The Boy and the Heron is Hayao Miyazaki’s triumphant swan song

January 19, 2024

Design by Olivia Li

Hayao Miyazaki is infamously bad at staying retired. In 2013, the legendary Studio Ghibli director claimed that The Wind Rises would be his final work. Then, in 2018, he came out of retirement to produce Boro the Caterpillar, a short film touted as his last hurrah. And yet, he’s outdone himself one last time with The Boy and the Heron (2023), a heart-wrenching, whimsical, and brilliant tale of grief and resilience.

As the film begins, we’re introduced to a young Mahito (Soma Santoki), our malevolent protagonist, as he runs toward a burning hospital where his mother is working. Flames engulf the entire screen as fear and angst overtake his body, visually representing the disorientation and claustrophobia one can experience during a panic attack. His mother’s death forces Mahito and his father, who runs a fighter plane factory, to move to the countryside where Mahito’s new stepmother (Yoshino Kimura) resides. Mahito struggles with adjusting to his new life and, in an attempt to avoid returning to school, strikes his head with a stone. Upon seeing the wound, Mahito’s father just vows to punish the bullies he assumes are responsible; his agonizing failure to recognize his son’s true emotional turmoil makes the cuts burn deeper. 

Miyazaki’s own childhood was fraught with uncanny parallels to Mahito’s story: the filmmaker grew up during World War II and fled Tokyo for rural Japan with his family, where his father also worked at a fighter plane factory. The film’s semi-autobiographical nature suggests the film might serve as Miyazaki’s personal reflection on life and living. 

As Mahito remains haunted by the painful memory of his mother, a terrifying gray heron lures him into a mysterious tower near his home. In a quintessentially Ghibli turn of events, the tower reveals itself to be a portal to a fantastical, surreal underworld where the dead and the unborn—and a kingdom of parakeets, among other side characters—reside.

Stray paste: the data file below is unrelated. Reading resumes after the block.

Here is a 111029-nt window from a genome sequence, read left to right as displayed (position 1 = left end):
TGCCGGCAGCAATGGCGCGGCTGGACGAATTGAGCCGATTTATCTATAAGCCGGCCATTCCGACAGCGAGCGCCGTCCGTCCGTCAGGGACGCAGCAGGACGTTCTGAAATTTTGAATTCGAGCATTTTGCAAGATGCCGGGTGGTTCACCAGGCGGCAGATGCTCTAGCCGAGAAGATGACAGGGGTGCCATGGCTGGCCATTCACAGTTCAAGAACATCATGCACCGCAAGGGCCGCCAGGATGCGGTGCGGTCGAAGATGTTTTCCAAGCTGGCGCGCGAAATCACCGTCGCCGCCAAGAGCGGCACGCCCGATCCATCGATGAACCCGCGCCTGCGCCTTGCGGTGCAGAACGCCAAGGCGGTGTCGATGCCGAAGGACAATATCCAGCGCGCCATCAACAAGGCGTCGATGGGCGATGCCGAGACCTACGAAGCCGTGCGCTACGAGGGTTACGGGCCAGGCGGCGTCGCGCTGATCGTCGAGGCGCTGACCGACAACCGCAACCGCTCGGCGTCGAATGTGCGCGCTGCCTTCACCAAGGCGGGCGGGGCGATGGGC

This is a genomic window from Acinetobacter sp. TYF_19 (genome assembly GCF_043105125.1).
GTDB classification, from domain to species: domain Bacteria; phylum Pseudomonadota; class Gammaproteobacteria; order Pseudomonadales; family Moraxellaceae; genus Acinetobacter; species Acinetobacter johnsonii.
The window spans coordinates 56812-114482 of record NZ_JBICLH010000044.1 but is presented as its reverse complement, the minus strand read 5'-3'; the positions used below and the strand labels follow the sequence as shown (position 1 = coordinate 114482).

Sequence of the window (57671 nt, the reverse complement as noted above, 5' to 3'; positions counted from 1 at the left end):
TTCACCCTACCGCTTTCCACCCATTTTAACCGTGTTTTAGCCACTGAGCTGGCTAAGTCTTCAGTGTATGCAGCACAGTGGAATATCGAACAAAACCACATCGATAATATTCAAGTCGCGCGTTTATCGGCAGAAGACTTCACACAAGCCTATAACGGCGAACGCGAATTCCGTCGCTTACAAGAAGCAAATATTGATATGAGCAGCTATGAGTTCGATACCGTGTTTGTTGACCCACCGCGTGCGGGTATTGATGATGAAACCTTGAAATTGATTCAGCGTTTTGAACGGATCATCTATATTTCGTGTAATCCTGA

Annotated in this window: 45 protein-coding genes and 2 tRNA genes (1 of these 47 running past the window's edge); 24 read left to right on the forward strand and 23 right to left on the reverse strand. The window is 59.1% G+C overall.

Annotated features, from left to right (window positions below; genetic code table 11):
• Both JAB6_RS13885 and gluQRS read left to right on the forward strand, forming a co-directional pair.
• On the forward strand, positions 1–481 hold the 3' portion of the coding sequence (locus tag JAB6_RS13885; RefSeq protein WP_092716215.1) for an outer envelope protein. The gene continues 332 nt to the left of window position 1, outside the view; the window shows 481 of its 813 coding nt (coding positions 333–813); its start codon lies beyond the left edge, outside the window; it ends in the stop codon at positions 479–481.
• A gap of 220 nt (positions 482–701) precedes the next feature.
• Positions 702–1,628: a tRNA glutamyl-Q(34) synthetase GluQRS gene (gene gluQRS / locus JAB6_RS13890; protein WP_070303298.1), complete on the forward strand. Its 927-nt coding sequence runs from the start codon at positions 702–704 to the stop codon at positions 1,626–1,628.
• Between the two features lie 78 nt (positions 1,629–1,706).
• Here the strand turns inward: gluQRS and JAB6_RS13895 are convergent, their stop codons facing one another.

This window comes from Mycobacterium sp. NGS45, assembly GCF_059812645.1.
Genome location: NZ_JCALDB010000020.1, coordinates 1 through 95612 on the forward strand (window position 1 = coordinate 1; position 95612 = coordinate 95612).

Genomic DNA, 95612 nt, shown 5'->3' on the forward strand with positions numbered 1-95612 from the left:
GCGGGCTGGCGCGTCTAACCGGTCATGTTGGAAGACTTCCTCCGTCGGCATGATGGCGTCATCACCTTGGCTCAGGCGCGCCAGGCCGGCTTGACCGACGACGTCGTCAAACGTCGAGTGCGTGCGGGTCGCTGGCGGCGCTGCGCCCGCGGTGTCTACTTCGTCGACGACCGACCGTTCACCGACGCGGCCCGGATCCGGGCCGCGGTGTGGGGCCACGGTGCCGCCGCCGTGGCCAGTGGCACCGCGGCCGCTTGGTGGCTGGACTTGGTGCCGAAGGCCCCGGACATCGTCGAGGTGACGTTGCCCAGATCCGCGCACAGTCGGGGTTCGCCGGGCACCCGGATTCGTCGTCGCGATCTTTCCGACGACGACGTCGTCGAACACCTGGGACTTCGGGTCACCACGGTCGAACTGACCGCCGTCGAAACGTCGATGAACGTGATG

Despite being so closely intertwined with the melancholia of death, this magical world is beautiful and breathtaking. Miyazaki has always crafted dreamscapes that push the boundaries of human imagination, but even by the high standards of Studio Ghibli animation, this is undeniably his most artistic, detailed, and masterful creation. Stunning illustrations of night skies and saturated sunsets are accompanied by mystical forests and interrupted by blazing rings of fire. Compared to previous Ghibli films, the art style leans the heaviest into horror undertones, evoking a sense of unease beneath its aesthetic charm. Yet another outstanding Joe Hisaishi musical score elevates the depth of each visual, curating a truly exhilarating viewing experience.

Miyazaki’s underworld is home to a menagerie of otherworldly creatures that confound mortal notions of time and existence. The most life-changing addition to Mahito’s quest is Lady Himi (Karen Fukuhara), a girl with the power to cast fire who is implied to be a younger incarnation of his mother. With Himi’s guidance, Mahito discovers that this world was created by his granduncle, but as his granduncle is aging, the world itself is also rapidly unraveling. As the earth crumbles and the sky falls, the characters must return to their original worlds to stay alive—and because Mahito and Himi exist at different points in time, they must return to their respective realms, forever a universe away.